Student awards are distributed annually and selected based on criteria outlined within the established funding agreements. Nominations for outstanding alumni are requested from the SFWS alumni and faculty throughout the year with final selection by the Alumni Awards Committee.

For more information about SFWS awards or to create a new award in the School, contact SFWS Office of Development at sfwsdev@auburn.edu or via phone at 334-844-1983. Awardee portraits and photos from the event are available to download from the SFWS photo album.



SFWS Students Participate in Auburn University’s “This is Research: Student Symposium 2016”


Auburn University hosted its “This is Research: Student Symposium 2016” at the Student Center on April 13. The symposium, which showcased students’ individual research endeavors, drew 350 undergraduate and graduate students from Auburn University and Auburn University at Montgomery.

Many SFWS students gave 12-minute oral presentations on their research, for which they were judged by more than 200 faculty, post-doctoral and doctoral students, including undergraduates:

  • Duston Duffie: The search for meadow jumping mice in east-central Alabama;
  • Matt George: Effects of door width on wild pig entrance into traps;
  • Steven Williamson: A statewide assessment of wildlife intake at Alabama’s wildlife rehabilitation centers; and
  • Seth Rankins: Effects of seasonal variation between sexes visiting baited camera sites on population estimates of deer.

Graduate students who participated included,

  • Mary Bennett: Above the tunnels: Habitat use of the southeastern pocket gopher, Dr. Robert Gitzen;
  • Susan Pruitt: Population dynamics of the endangered prairies massasauga rattlesnake (Sistrurus catenatus tergeminus) at Squaw Creek National Wildlife Refuge, Dr. Chris Lepczyk;
  • Andrea Cole: Effect of growth rate on Amylostereum spp. fungus by terpenes, Dr. Lori Eckhardt;
  • Yusuf Celikbag: The role of ethanol and temperature on hydroxyl and carbonyl groups in bio-oil produced by hydrothermal liquefaction of Loblolly Pine (Pinus Taeda L.), Dr. Brian Via;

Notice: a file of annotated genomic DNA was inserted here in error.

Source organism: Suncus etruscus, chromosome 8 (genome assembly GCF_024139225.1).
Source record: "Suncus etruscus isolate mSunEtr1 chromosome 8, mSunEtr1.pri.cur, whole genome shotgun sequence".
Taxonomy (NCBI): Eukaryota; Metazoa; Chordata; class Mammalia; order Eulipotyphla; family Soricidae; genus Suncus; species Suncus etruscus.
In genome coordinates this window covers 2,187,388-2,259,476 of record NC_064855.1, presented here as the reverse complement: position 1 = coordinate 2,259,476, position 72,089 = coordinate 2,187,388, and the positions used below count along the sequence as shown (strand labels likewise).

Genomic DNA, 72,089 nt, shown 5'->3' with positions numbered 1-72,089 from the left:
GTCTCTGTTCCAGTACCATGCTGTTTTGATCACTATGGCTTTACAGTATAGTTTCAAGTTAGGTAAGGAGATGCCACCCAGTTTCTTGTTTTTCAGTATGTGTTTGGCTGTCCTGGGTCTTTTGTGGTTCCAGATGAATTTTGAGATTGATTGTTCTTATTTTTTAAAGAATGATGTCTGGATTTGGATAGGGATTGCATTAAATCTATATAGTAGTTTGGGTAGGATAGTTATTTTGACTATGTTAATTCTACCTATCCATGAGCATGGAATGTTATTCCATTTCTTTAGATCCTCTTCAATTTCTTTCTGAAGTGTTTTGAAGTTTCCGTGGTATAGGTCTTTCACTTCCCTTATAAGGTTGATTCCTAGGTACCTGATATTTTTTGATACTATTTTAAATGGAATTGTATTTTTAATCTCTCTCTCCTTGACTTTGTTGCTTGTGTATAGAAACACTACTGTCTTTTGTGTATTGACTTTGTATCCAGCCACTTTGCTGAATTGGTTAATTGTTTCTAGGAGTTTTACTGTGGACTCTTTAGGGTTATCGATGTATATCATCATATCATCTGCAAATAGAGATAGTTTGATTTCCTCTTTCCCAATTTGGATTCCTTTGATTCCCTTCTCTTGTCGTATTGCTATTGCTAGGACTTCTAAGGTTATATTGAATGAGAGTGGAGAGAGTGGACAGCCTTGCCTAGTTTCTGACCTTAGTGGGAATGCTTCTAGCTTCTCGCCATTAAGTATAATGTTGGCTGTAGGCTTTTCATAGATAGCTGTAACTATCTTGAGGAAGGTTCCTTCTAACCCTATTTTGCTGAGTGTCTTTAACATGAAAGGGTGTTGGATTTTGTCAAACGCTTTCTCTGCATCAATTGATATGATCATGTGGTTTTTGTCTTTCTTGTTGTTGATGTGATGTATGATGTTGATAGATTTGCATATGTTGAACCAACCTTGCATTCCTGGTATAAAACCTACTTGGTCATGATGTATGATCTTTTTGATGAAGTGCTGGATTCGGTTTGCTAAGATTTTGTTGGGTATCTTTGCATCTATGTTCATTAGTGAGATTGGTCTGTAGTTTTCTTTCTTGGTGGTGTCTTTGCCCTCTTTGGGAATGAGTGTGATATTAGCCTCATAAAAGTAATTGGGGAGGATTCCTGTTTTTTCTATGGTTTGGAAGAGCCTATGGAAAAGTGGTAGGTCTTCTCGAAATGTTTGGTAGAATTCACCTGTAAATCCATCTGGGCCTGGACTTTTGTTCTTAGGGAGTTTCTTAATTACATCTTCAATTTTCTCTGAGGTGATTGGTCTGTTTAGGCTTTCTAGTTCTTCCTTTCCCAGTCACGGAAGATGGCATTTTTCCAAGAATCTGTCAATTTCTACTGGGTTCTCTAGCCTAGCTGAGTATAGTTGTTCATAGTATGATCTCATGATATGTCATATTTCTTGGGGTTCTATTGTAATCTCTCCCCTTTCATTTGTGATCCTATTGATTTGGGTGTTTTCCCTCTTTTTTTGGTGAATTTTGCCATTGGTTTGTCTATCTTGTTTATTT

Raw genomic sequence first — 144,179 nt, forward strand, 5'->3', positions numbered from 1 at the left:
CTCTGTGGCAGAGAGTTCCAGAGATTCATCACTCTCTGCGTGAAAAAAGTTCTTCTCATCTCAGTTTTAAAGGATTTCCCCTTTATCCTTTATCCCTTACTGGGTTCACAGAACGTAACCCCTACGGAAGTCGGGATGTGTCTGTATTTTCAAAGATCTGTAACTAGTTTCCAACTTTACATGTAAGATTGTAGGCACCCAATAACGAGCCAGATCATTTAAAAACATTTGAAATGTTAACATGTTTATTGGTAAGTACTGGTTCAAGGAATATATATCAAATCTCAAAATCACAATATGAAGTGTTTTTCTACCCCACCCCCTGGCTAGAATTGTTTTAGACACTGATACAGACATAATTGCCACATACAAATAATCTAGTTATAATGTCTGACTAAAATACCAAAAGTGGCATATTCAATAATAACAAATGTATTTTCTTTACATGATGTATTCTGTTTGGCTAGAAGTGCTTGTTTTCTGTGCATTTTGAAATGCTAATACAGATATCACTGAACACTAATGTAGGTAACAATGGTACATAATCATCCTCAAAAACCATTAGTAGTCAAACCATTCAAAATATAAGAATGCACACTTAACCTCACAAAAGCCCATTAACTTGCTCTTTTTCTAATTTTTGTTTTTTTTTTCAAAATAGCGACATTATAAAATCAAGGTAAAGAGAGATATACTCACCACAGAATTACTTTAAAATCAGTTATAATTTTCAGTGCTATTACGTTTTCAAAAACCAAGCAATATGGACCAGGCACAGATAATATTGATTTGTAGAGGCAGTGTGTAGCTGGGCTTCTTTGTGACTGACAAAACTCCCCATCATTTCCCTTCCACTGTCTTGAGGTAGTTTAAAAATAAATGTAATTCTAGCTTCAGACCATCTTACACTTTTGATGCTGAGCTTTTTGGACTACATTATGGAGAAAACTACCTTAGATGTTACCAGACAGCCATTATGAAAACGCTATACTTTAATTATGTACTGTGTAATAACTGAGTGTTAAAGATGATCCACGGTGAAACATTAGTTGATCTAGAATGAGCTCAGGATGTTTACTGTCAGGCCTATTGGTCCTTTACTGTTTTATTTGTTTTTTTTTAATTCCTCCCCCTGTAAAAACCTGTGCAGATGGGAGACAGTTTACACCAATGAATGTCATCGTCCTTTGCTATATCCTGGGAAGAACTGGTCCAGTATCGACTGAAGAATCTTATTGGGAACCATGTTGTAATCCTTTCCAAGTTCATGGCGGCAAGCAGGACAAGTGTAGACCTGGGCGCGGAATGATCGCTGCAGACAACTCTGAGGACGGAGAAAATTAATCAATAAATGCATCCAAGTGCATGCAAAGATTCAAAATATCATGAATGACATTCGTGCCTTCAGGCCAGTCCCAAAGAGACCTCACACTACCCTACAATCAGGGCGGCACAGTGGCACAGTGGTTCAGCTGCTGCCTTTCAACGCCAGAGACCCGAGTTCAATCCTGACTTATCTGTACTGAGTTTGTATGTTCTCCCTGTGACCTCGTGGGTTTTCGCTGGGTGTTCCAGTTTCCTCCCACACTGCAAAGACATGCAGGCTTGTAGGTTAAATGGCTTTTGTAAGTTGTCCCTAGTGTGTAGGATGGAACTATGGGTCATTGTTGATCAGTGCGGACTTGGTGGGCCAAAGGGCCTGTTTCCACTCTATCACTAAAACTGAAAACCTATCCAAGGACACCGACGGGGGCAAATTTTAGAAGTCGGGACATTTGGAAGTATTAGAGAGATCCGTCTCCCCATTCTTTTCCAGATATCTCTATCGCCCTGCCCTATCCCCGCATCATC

• Pratima Devkota: Varying tolerance of mature Loblolly Pine (Pinus Taeda L.) families to root infecting fungi, Dr. Lori Eckhardt;
  • Jagdish Poudel: Trends in species conservation banking in the United States, Dr. Daowei Zhang;
  • Rafael Santiago: Coppicing evaluation in the southeast of the U.S. to determine harvesting methods, Dr. Tom Gallagher;
  • Hamed Majidzadeh: Soil carbon beneath impervious surfaces in urban environments, Dr. B. G. Lockaby;
  • Enis Baltaci: Assessment of rain barrels and permeable pavements as LID practices on urban flooding, Dr. Latif Kalin;
  •  Rebecca John: Tracking nightly movement and fidelity with fluorescent powder for green salamanders, Dr. Robert Gitzen;
  •  Megan Bartholomew: Long term vegetation response to hydrologic recovery in isolated cypress domes of west-central Florida, Dr. Chris Anderson;
  •  Bowen Zhang: Net exchange of CH4 fluxes between terrestrial ecosystem and atmosphere in the Arctic-Boreal Region under future climate change scenarios, Dr. Hanqin Tian; and
  •  Charles Essien: Assessing the sensitivity of acoustic tools to the effect of moisture content in estimating acoustic velocity and modulus of elasticity of Loblolly Pine (Pinus taeda L.), Dr. Brian Via.

A first-, second- and third-place plaque and monetary prize will be awarded in each category during a ceremony on Monday.

Congratulations to our SFWS students and thank you to Auburn University for providing such a valuable opportunity for students to present their research!

To read local coverage of the event, visit:




Auburn University’s School of Forestry and Wildlife Sciences celebrates 40 years of diversity